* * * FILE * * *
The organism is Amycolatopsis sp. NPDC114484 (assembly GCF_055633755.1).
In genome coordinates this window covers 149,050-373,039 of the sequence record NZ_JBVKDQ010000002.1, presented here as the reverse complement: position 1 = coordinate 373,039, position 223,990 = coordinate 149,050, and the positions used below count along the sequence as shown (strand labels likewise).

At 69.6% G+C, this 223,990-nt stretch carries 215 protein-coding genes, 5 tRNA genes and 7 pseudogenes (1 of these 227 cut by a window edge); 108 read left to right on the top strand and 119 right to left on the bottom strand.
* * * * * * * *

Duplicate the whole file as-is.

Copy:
The organism is Amycolatopsis sp. NPDC114484 (assembly GCF_055633755.1).
In genome coordinates this window covers 149,050-373,039 of the sequence record NZ_JBVKDQ010000002.1, presented here as the reverse complement: position 1 = coordinate 373,039, position 223,990 = coordinate 149,050, and the positions used below count along the sequence as shown (strand labels likewise).

At 69.6% G+C, this 223,990-nt stretch carries 215 protein-coding genes, 5 tRNA genes and 7 pseudogenes (1 of these 227 cut by a window edge); 108 read left to right on the top strand and 119 right to left on the bottom strand.